Z test and Chi-square are two different statistical hypotheses testing. Both tests give an alternate point of view to null value hypotheses.
- Statistical tests: Z-test is a hypothesis test using the standard normal distribution to compare a sample statistic to a population parameter. In contrast, the chi-square test is non-parametric, comparing observed frequencies to expected frequencies under the null hypothesis.
- Data type: Z-test is used for continuous data, while the chi-square test is used for categorical data.
- Applications: Z-test is employed for testing the mean or proportion of a single population, while the chi-square test is utilized for independence, the goodness of fit, or homogeneity tests.
Z-Test vs Chi-Square
The Z-test is used when the sample size is large and the population standard deviation is known, used to test hypotheses about the mean of a normal population. The Chi-square test is used when the sample size is small, thus used to test hypotheses about the distribution of a categorical variable.
The Chi-square test was used for testing relationships between categorical values. The null hypotheses of the Chi-square say that two categorical variables in the population should be independent.
|Parameter of Comparison||Z-Test||Chi-square|
|Statistic used||The statistics used for the alternate hypothesis testing is called Z-statistic.||The statistics used for null hypothesis testing is called the Chi-square statistic.|
|Null and Alternate values||Invalid: The sample mean is the same as the population mean.||Null: Both Variables C and D are independent.|
|Alternatively, it can be said that the results of the sample mean and population mean should be different.||Alternative: Both variable A and variable B are not independent.|
|Conditions||The standard deviation should be known. The sample size should be large enough, or else z-test may not perform well. The test statistics should follow a normal distribution.||There should be a minimum of five observations at each variable level. The test can be done only if there are categorical values. The sampling method should be simple and random.|
|Formula||z = (x-μ)/(σ / √n)|
x = sample mean.
μ = population mean.
σ / √n = standard deviation.
|Χ2 = Σ(O − E)2/E|
O = each Observed (actual) value
E = each Expected value
|Uses||Determines if the results of two means obtained from two populations are different when the variance and data are large||It uses categorical data in comparing two or more groups where the values are mentioned.|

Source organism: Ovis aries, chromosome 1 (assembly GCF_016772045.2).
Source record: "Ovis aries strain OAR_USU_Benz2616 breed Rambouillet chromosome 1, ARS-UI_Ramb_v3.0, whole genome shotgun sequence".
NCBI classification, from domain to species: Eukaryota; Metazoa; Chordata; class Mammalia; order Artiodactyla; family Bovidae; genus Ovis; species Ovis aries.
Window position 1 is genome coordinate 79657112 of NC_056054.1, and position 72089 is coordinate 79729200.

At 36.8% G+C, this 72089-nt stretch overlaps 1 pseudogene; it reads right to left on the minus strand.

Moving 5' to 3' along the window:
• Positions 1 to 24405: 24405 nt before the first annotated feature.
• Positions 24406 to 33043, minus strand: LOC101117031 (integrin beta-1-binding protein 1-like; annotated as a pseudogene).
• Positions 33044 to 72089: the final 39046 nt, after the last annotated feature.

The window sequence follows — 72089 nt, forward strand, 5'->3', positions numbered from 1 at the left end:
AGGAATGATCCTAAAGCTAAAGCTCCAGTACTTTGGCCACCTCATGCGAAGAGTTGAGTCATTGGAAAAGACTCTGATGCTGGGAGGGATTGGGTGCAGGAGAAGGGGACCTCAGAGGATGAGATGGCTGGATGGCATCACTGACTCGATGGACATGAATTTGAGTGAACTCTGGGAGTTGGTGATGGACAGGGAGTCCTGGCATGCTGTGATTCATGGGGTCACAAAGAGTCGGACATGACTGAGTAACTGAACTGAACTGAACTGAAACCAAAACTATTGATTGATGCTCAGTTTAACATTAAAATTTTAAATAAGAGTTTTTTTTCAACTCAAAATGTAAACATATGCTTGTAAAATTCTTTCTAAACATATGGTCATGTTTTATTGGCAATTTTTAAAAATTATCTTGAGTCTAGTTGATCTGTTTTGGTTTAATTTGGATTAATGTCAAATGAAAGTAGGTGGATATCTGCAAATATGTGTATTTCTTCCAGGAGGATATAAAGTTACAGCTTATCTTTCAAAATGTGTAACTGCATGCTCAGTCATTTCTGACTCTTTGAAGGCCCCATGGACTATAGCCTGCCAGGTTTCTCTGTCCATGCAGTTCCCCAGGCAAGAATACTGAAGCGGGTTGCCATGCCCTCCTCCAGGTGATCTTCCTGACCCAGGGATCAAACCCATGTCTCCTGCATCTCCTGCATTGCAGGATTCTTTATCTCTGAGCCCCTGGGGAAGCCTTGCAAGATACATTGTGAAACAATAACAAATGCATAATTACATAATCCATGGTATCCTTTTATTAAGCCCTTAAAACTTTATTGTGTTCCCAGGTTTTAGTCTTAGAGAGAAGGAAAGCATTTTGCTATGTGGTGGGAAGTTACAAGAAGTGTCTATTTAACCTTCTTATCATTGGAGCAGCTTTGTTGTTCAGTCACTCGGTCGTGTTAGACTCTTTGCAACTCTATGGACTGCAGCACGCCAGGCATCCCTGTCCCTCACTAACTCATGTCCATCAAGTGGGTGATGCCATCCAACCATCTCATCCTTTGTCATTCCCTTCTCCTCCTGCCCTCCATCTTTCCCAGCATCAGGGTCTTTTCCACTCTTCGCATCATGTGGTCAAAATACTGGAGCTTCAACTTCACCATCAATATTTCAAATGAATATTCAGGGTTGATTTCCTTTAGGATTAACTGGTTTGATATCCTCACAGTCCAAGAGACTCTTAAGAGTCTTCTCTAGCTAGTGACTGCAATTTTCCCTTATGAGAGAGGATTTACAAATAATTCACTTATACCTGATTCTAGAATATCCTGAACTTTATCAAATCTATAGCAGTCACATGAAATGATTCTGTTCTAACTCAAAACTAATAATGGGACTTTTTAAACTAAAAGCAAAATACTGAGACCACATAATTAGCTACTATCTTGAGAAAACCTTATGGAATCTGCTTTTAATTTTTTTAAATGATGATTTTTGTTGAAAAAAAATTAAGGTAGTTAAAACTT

What is Z-Test?
A Z-test is nothing but a type of hypothesis test. The samples are distributed while conducting the test. It is used only when there is a standard deviation, and the sample data should always be extensive (n>30).
In other words, it validates hypotheses drawn by the sample to the same population.
Conditions required to perform a Z-test:
- The sample data should be greater than 30.
- The data points should be independent of each other; that is, there should be no similarities or overlapping.
How to run a Z-test?
- First, the null (H0) and the alternative hypothesis (HA) must be stated.
- Then, choose the alpha level.
I am advised that Z-test should analyse the null hypothesis when the data is on a large scale, and the standard deviation is known.
What is Chi-Square?
The Chi-Square test is best defined as a statistical hypothesis test. This test is used either for comparing a group with a value or multiple groups with categorical data.
The advantages of this test are the robustness of the given data. It can only be used when two categorical variables are related to some population.
The Chi-square test is a goodness-fit statistic because it measures how well the observation data fits the distributed data. It can only happen when the two given variables are independent.
Main Differences Between Z-Test and Chi-Square
- In Z-test, the samples are evenly distributed, whereas, in Chi-square, it should be simple and randomly selected from the given population.
- Both tests used different methods but were used for giving alternate hypotheses to the null value hypotheses.
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Emma Smith holds an MA degree in English from Irvine Valley College. She has been a Journalist since 2002, writing articles on the English language, Sports, and Law. Read more about me on her bio page.